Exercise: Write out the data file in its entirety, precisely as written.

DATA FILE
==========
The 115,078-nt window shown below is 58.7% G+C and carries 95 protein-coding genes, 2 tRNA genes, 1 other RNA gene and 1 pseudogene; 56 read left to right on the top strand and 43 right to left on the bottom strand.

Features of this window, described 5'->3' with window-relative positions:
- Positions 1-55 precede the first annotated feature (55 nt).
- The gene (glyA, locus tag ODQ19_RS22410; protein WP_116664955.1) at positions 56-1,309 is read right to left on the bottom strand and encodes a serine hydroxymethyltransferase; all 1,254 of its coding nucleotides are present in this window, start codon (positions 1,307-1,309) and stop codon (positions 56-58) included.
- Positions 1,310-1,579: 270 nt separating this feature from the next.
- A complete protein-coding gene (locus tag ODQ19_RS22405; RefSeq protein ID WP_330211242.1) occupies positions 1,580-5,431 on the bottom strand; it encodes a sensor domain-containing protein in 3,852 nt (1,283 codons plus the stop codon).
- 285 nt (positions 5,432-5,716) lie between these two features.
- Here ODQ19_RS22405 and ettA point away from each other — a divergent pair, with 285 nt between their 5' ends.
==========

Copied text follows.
The 115,078-nt window shown below is 58.7% G+C and carries 95 protein-coding genes, 2 tRNA genes, 1 other RNA gene and 1 pseudogene; 56 read left to right on the top strand and 43 right to left on the bottom strand.

Features of this window, described 5'->3' with window-relative positions:
- Positions 1-55 precede the first annotated feature (55 nt).
- The gene (glyA, locus tag ODQ19_RS22410; protein WP_116664955.1) at positions 56-1,309 is read right to left on the bottom strand and encodes a serine hydroxymethyltransferase; all 1,254 of its coding nucleotides are present in this window, start codon (positions 1,307-1,309) and stop codon (positions 56-58) included.
- Positions 1,310-1,579: 270 nt separating this feature from the next.
- A complete protein-coding gene (locus tag ODQ19_RS22405; RefSeq protein ID WP_330211242.1) occupies positions 1,580-5,431 on the bottom strand; it encodes a sensor domain-containing protein in 3,852 nt (1,283 codons plus the stop codon).
- 285 nt (positions 5,432-5,716) lie between these two features.
- Here ODQ19_RS22405 and ettA point away from each other — a divergent pair, with 285 nt between their 5' ends.